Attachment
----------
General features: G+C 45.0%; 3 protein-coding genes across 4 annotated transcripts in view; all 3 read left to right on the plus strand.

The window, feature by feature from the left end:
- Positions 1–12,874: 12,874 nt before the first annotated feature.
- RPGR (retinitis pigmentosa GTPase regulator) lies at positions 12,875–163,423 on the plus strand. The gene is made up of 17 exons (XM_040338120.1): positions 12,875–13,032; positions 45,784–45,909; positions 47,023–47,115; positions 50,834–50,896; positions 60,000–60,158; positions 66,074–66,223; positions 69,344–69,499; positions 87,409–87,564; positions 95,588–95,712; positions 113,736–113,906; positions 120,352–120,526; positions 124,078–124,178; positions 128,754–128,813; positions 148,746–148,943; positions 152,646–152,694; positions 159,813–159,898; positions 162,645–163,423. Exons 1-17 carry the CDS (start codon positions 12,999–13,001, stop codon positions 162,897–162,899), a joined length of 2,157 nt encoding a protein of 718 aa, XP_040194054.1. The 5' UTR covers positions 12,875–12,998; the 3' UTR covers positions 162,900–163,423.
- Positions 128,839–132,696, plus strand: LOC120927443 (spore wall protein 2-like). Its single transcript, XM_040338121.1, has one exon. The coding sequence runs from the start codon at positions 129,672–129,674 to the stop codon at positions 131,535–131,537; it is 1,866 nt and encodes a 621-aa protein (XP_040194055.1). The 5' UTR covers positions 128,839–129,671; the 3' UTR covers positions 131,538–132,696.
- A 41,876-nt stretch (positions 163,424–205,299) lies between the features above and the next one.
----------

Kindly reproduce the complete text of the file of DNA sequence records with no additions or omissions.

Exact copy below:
General features: G+C 45.0%; 3 protein-coding genes across 4 annotated transcripts in view; all 3 read left to right on the plus strand.

The window, feature by feature from the left end:
- Positions 1–12,874: 12,874 nt before the first annotated feature.
- RPGR (retinitis pigmentosa GTPase regulator) lies at positions 12,875–163,423 on the plus strand. The gene is made up of 17 exons (XM_040338120.1): positions 12,875–13,032; positions 45,784–45,909; positions 47,023–47,115; positions 50,834–50,896; positions 60,000–60,158; positions 66,074–66,223; positions 69,344–69,499; positions 87,409–87,564; positions 95,588–95,712; positions 113,736–113,906; positions 120,352–120,526; positions 124,078–124,178; positions 128,754–128,813; positions 148,746–148,943; positions 152,646–152,694; positions 159,813–159,898; positions 162,645–163,423. Exons 1-17 carry the CDS (start codon positions 12,999–13,001, stop codon positions 162,897–162,899), a joined length of 2,157 nt encoding a protein of 718 aa, XP_040194054.1. The 5' UTR covers positions 12,875–12,998; the 3' UTR covers positions 162,900–163,423.
- Positions 128,839–132,696, plus strand: LOC120927443 (spore wall protein 2-like). Its single transcript, XM_040338121.1, has one exon. The coding sequence runs from the start codon at positions 129,672–129,674 to the stop codon at positions 131,535–131,537; it is 1,866 nt and encodes a 621-aa protein (XP_040194055.1). The 5' UTR covers positions 128,839–129,671; the 3' UTR covers positions 131,538–132,696.
- A 41,876-nt stretch (positions 163,424–205,299) lies between the features above and the next one.